In this day and age you may be forgiven for thinking that sending formal documents by email, such as a Claim Form (the first step in bringing Court proceedings against another individual or company), is acceptable. Unfortunately, the position is not that straightforward.
In a recent case which came before the Supreme Court, Mr Barton (who was not represented by solicitors) purported to serve a Claim Form on a firm of solicitors by email. The firm had not previously confirmed to Mr Barton that it would accept service by email and, as such, it was deemed that the Claim Form had not been properly served. Unfortunately for Mr Barton, the limitation period (after which he was barred from bringing a claim) expired the next day. As a result, he did not have an opportunity to re-serve the Claim Form using some other method such as the good old-fashioned postal service.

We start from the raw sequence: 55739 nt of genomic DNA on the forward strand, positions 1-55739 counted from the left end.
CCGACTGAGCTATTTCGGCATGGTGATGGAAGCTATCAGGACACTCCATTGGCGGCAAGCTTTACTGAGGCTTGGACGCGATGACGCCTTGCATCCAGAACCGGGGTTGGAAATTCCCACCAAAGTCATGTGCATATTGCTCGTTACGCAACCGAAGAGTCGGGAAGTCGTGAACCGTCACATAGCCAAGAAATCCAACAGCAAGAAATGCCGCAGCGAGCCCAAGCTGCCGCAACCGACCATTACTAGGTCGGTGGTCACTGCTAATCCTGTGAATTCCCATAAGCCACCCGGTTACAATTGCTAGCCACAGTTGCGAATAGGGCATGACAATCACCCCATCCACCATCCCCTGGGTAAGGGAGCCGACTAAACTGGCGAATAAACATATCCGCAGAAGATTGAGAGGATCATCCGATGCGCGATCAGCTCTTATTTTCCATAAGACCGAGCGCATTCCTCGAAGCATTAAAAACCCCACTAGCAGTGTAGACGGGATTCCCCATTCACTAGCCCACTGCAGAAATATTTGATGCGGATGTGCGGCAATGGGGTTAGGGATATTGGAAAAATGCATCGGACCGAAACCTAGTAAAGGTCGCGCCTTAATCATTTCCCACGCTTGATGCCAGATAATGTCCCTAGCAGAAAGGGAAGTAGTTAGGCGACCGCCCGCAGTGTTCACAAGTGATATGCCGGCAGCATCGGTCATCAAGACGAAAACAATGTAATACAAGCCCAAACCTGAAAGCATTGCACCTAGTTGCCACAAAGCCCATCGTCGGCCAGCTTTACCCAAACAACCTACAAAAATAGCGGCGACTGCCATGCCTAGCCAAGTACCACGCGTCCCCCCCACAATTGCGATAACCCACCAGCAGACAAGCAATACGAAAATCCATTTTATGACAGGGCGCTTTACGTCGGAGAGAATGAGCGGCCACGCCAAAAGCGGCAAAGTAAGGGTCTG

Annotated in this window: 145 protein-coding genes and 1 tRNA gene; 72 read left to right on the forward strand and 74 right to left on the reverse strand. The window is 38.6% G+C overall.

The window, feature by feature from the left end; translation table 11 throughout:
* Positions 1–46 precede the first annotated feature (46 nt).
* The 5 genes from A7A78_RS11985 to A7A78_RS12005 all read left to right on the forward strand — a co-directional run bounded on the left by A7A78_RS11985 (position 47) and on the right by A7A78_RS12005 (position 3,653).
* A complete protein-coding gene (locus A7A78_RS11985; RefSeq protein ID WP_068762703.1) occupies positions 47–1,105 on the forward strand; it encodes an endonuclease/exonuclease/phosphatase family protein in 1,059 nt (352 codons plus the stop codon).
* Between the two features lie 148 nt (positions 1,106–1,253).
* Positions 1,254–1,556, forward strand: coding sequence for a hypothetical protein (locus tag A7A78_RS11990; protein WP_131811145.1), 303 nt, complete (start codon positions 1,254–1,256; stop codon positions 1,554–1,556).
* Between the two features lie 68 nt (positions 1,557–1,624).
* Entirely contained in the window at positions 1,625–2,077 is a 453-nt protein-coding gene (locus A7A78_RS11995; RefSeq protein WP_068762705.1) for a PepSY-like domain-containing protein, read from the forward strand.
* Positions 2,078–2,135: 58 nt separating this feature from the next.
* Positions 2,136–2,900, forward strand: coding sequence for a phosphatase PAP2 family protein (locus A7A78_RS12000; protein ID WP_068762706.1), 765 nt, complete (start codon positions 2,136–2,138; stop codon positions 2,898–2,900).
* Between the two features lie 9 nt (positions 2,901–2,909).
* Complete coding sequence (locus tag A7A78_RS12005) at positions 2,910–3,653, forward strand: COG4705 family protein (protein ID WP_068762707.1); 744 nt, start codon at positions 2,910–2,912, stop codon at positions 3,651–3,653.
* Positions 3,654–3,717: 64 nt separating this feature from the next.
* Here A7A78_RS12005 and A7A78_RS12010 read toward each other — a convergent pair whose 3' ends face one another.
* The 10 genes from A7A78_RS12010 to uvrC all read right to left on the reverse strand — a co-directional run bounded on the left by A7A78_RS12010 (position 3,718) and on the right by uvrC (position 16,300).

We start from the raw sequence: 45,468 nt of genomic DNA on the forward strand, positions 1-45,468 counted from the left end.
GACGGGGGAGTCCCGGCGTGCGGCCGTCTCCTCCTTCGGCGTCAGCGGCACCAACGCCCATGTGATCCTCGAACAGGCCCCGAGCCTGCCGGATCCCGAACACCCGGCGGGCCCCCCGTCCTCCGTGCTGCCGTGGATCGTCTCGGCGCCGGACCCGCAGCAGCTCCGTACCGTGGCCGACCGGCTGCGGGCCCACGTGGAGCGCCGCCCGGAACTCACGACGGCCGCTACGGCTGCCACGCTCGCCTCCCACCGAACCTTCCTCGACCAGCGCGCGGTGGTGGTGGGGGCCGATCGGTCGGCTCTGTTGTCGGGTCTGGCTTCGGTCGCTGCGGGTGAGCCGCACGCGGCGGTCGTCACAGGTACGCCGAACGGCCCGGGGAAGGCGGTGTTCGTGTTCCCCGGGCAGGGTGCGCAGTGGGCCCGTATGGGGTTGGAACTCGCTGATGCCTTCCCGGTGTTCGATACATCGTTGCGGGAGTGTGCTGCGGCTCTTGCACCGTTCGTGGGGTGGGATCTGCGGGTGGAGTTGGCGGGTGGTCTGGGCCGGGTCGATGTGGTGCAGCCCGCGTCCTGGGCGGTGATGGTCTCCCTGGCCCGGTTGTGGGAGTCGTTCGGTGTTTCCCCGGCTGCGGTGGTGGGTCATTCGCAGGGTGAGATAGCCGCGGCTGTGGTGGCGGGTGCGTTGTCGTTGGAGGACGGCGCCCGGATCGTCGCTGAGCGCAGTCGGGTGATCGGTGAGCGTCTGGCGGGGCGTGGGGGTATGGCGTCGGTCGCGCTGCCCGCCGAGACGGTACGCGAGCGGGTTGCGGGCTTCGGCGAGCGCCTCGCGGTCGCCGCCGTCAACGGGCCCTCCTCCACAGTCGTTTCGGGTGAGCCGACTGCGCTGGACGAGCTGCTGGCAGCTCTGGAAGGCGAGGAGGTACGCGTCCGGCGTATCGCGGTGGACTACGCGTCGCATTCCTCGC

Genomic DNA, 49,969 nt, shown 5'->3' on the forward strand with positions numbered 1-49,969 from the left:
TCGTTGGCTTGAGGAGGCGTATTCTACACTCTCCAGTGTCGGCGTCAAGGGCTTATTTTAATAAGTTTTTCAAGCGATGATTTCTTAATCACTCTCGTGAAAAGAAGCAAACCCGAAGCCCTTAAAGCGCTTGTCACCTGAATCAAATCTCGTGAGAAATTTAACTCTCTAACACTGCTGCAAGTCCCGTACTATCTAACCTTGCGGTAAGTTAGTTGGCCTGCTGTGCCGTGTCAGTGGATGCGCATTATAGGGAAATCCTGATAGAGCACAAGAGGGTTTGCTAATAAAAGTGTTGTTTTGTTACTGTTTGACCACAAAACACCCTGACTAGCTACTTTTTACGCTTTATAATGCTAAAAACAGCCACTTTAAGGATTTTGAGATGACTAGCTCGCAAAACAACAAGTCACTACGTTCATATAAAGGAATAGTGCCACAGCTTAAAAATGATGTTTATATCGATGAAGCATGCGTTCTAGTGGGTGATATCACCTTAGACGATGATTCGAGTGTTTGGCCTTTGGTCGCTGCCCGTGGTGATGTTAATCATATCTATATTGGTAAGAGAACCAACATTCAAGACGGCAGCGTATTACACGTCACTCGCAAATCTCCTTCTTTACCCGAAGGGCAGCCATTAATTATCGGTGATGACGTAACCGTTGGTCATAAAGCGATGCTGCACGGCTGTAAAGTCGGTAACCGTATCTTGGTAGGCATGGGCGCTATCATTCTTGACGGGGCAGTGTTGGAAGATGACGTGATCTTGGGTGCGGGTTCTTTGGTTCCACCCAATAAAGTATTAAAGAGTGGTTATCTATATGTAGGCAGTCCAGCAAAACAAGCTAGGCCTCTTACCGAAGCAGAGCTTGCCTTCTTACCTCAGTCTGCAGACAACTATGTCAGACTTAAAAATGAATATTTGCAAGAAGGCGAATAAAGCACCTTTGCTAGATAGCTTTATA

Mr Barton took his case all the way to the Supreme Court alleging that the rules which govern how Court proceedings should be conducted (including the service of documents) are inaccessible and obscure and, therefore, that unrepresented parties should be given some leeway when asked to comply with them. By a majority of 3 to 2 the Supreme Court rejected this argument. The Court confirmed that unrepresented parties should comply with the rules and orders of the Court.
Looking ahead it is likely that, given the pervasive nature of email in our everyday lives, the rules which govern Court procedure will need to be changed to adapt to the reality of modern life. However, for the moment, Mr Barton’s case is a stark reminder that the rules which govern Court proceedings are there to be followed and parties (whether unrepresented or not) would do well to remember that.